Neither the Declaration nor the Constitution can interpret themselves, nor is the Declaration the ultimate standard for interpreting the Constitution. The laws of nature and of nature’s God are the standard. The Declaration, however, clearly articulates principles of that law and the Constitution reflects the practical interweaving of those principles in its provisions. Without the immutable laws of nature and of nature’s God as an interpretive guide, however, the Declaration of Independence and the Constitution lose their moral force.
On the occasion of the fiftieth anniversary of the inauguration of George Washington, President John Quincy Adams noted:
The Declaration of Independence and the Constitution of the United States, are parts of one consistent whole, founded upon one and the same theory of government . . . . (yet) even in our own country, there are still philosophers who deny the principles asserted in the Declaration as self-evident truths.70
Let us no longer deny those principles which formed the “theory of government.” Let them be reaffirmed so that we may freely celebrate our tricentennial, less than one hundred years hence.
* Copyright © 1990, 2006 Kerry L. Morgan. Used with permission.
59. To employ a concept from the law of corporations, the Declaration is America’s original and only “Articles of Incorporation.” The Constitution which followed several years later constitutes its “Bylaws.”
60. Richard Henry Lee’s resolution adopted July 2, 1776 constituted the actual legal basis for independence. The Declaration which followed two days later established its legitimacy in the eyes of the international community appealing to the “Laws of Nature and of Nature’s God” as international law.
61. See, “The Declaration and Resolves of the First and Second Continental Congress” in Perry, Sources, supra note 26.
62. “The Statesmen who drew the law of citizenship in 1776 made no distinction of Nationalities, or Tribes, or ranks, or occupations, or faiths, or wealth, and knew only inhabitants bearing allegiance to the governments of the several states in Union.” George Bancroft, History of the Formation of the Constitution of the United States of America (New York: Appleton & Co. 1885) p. 443.
63. Article II, Section 1 of the Constitution places a similar requirement upon the office of President. To be eligible for the office of President a person must have been “fourteen years a resident within the United States. The Constitution emphasizes a residency requirement in addition to a native born citizenship requirement. Such a residency requirement dates to 1775 and refers to the United States not so much as a government or legal entity, but more as a geographical place. This the requirement is that the President be “fourteen years a resident within the United States.” This is contrasted with the seven and nine year “citizen of the United States” requirement. It is also of interest to note that in his Inaugural Address, President Abraham Lincoln observed that the republic was older than the Constitution. Lincoln found that the republic dated from 1774, when the first Congress met on the American Continent. Richardson, Messages, supra note 45.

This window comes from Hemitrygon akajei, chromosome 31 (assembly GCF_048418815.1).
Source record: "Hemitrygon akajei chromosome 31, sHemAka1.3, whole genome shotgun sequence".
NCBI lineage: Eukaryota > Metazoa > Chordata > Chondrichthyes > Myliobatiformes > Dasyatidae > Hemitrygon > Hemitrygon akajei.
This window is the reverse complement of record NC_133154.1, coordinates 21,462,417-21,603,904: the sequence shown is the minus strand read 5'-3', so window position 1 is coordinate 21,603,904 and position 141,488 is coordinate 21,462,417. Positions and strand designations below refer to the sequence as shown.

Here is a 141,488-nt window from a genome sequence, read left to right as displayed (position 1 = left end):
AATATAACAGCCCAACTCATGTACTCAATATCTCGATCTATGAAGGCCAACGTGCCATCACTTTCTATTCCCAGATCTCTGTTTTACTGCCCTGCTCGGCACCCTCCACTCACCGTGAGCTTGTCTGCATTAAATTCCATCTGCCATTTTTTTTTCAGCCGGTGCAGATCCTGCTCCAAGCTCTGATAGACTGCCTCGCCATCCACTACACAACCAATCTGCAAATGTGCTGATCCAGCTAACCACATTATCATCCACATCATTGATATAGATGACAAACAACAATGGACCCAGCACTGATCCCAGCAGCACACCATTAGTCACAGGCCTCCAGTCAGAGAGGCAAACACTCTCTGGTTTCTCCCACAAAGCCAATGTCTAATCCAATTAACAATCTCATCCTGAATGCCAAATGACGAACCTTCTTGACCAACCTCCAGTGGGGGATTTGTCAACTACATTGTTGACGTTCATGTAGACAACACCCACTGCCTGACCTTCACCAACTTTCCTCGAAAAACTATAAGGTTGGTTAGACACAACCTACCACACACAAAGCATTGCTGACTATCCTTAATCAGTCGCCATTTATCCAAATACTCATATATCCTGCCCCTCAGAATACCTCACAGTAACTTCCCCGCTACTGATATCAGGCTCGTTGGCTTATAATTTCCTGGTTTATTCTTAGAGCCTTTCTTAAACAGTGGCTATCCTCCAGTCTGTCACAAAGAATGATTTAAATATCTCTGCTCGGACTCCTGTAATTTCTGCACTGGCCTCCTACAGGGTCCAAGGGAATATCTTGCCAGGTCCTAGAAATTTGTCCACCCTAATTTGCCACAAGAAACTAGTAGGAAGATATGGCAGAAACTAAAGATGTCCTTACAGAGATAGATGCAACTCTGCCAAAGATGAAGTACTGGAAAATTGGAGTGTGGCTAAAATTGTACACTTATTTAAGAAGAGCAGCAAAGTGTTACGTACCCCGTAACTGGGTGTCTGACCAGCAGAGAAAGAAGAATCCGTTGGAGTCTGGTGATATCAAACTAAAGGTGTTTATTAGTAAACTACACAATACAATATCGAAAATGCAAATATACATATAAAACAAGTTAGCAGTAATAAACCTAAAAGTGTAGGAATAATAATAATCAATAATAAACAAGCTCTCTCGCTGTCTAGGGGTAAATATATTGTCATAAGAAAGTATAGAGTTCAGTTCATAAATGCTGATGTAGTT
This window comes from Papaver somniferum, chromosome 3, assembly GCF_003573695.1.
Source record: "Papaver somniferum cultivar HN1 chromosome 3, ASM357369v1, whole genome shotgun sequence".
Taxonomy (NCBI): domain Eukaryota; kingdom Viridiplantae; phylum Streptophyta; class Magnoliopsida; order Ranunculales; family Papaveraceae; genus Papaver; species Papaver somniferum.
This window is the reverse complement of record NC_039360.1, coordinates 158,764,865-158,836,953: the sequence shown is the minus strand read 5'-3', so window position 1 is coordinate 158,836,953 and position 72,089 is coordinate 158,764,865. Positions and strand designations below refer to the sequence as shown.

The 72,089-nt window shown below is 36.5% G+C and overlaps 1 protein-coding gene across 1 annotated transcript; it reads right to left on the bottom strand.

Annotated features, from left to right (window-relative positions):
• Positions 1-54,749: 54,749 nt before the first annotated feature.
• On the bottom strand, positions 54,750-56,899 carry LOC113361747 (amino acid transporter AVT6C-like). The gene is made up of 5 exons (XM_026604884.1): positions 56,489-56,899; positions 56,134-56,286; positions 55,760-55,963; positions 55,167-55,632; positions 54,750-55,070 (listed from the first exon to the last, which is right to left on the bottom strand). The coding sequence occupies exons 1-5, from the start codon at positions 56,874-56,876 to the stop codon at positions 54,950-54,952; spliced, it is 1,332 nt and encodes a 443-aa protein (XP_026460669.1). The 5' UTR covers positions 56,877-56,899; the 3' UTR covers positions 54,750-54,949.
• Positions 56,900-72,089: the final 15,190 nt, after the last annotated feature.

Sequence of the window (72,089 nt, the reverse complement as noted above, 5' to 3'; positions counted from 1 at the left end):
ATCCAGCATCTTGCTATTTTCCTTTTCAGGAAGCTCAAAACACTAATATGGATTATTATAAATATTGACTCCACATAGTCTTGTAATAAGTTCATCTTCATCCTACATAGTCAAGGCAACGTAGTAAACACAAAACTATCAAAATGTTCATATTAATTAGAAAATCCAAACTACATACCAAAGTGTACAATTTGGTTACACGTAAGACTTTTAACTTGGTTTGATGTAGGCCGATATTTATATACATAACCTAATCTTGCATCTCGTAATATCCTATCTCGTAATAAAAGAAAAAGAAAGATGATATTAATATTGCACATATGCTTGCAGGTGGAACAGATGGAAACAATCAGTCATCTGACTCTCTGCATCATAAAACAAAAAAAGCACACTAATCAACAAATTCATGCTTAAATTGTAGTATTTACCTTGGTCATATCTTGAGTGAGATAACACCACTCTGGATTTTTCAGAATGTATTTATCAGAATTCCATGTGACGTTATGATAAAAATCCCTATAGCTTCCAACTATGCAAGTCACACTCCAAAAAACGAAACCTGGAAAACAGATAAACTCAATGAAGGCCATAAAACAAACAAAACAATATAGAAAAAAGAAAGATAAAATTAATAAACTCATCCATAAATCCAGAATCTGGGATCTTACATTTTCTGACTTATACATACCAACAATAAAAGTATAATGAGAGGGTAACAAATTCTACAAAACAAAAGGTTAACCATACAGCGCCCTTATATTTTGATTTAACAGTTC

64. See, Monongahela Navigation Co. v. United States, 148 U.S. 312, 324 (1893) in which the U.S. Supreme Court observed that the Bill of Rights to the Constitution was adopted to protect “those rights of persons and property which by the Declaration of Independence were affirmed to be unalienable rights.” The Great Seal of the United States also affirms the inseparability of the Declaration and the Constitution.
65. The states of Michigan, Ohio, Indiana, Illinois and Wisconsin would be required to acknowledge: “the fundamental principles of civil and religious liberty, which form the basis whereon these republics, their laws and constitutions are erected; to fix and establish those principles as the basis of all laws, constitutions and governments, which forever hereafter shall be formed . . . and for their admission . . . on equal footing with the original states.” The Northwest Ordinance of 1787, quoted in Perry, Sources, supra note 26.
66. For instance, the requirement that a state Constitution shall be republican and “not repugnant to the principles of the Declaration of Independence” is found at 72 Stat. 339 (P.L. 85-508 July 7, 1958) for Alaska and at 73 Stat. 4 (P.L. 86-3, March 18, 1959) for Hawaii. See Edward Dumbald, The Declaration of Independence and What it Means Today (Norman: University of Oklahoma Press, 1950), p. 63.
67. Examination of particular rights and their impact on law and public policy is beyond the scope of this article.
68. Abraham Lincoln, “Gettysburg Address,” quoted in A. Craven, W. Johnson and F.R. Dunn, eds., A Documentary History of the American People (Boston: Ginn & Co., 1951), 409.
69. Blackstone, supra note 20, at 41.
70. Adams, Discourse, supra note 23 at 17.